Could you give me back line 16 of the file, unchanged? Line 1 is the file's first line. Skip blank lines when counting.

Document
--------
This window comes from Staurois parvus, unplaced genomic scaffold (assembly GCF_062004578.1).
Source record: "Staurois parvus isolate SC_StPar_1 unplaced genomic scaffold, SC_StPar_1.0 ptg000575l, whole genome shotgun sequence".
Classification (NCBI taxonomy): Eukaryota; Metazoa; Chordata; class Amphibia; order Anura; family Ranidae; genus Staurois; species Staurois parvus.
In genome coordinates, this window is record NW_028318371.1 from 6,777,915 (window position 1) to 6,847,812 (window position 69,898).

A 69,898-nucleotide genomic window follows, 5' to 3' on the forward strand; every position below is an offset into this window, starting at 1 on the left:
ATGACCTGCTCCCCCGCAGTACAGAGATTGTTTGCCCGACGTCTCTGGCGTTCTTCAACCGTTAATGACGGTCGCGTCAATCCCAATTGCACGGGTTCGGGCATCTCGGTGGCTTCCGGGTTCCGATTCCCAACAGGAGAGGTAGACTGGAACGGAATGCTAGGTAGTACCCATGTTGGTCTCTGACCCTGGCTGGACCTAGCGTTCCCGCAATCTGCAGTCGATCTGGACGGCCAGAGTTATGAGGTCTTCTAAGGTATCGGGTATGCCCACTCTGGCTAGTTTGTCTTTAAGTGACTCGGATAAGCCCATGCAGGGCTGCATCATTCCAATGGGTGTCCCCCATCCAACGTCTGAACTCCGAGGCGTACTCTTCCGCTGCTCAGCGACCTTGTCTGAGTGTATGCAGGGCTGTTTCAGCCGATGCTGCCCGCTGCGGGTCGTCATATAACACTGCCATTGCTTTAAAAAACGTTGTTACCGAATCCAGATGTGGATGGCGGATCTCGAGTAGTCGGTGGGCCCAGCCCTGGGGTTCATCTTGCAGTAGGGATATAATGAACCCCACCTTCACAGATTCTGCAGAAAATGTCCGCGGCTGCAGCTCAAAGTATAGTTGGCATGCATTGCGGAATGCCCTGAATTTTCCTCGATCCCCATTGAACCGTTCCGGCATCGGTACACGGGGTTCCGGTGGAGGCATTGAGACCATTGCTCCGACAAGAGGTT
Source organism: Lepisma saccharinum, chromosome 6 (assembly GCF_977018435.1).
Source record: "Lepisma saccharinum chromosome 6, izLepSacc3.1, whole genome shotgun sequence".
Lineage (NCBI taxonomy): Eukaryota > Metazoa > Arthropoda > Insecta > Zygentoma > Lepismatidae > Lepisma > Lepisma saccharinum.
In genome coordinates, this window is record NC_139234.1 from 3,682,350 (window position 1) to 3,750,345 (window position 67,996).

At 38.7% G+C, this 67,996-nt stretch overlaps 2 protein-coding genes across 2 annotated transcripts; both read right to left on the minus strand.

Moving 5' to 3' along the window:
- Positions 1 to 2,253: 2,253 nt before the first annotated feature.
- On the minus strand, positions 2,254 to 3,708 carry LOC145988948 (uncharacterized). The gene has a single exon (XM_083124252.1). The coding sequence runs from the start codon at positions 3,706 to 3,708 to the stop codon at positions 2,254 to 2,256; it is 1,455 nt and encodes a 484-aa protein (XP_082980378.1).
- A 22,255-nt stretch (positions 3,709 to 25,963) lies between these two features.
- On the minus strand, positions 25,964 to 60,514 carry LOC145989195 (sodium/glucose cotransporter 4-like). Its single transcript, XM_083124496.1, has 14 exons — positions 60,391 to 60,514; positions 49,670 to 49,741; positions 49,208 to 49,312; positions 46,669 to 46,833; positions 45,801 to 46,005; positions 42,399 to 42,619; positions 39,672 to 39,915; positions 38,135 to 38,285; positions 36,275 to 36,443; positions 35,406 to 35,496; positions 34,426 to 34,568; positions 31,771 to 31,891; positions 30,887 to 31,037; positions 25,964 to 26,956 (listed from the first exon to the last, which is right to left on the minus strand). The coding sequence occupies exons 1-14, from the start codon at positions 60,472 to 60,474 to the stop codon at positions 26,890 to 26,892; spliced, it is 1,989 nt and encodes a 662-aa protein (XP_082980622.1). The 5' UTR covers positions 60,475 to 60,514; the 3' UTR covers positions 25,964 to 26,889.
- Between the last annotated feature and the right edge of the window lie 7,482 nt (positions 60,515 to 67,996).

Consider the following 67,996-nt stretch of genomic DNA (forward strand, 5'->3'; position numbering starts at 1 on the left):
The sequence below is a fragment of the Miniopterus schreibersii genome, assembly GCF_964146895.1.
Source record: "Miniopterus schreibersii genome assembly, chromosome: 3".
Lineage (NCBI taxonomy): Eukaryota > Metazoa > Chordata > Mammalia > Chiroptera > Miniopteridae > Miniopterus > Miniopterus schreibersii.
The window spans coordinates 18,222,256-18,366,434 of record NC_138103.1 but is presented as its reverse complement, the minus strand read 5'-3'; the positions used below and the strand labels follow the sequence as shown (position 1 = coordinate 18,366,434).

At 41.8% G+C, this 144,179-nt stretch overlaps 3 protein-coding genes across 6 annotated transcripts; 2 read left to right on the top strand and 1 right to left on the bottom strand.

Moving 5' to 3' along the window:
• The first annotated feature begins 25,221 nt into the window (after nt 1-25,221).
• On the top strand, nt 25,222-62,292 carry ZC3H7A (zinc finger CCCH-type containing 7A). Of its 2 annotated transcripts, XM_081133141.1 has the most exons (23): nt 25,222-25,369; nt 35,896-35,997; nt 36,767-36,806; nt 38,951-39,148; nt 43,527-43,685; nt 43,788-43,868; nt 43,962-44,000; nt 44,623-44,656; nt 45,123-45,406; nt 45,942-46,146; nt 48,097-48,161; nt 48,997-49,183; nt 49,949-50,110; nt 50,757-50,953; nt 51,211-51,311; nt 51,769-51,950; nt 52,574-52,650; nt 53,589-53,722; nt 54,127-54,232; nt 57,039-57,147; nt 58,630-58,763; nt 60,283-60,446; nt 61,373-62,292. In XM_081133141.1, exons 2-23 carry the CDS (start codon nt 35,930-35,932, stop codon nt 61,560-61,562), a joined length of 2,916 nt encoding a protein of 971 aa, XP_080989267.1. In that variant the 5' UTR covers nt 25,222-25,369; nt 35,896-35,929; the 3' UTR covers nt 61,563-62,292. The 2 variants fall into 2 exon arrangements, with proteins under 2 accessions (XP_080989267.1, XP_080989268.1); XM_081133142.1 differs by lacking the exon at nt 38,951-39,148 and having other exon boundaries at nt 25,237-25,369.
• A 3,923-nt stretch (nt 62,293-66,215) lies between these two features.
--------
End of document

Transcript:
- On the minus strand, positions 25,964 to 60,514 carry LOC145989195 (sodium/glucose cotransporter 4-like). Its single transcript, XM_083124496.1, has 14 exons — positions 60,391 to 60,514; positions 49,670 to 49,741; positions 49,208 to 49,312; positions 46,669 to 46,833; positions 45,801 to 46,005; positions 42,399 to 42,619; positions 39,672 to 39,915; positions 38,135 to 38,285; positions 36,275 to 36,443; positions 35,406 to 35,496; positions 34,426 to 34,568; positions 31,771 to 31,891; positions 30,887 to 31,037; positions 25,964 to 26,956 (listed from the first exon to the last, which is right to left on the minus strand). The coding sequence occupies exons 1-14, from the start codon at positions 60,472 to 60,474 to the stop codon at positions 26,890 to 26,892; spliced, it is 1,989 nt and encodes a 662-aa protein (XP_082980622.1). The 5' UTR covers positions 60,475 to 60,514; the 3' UTR covers positions 25,964 to 26,889.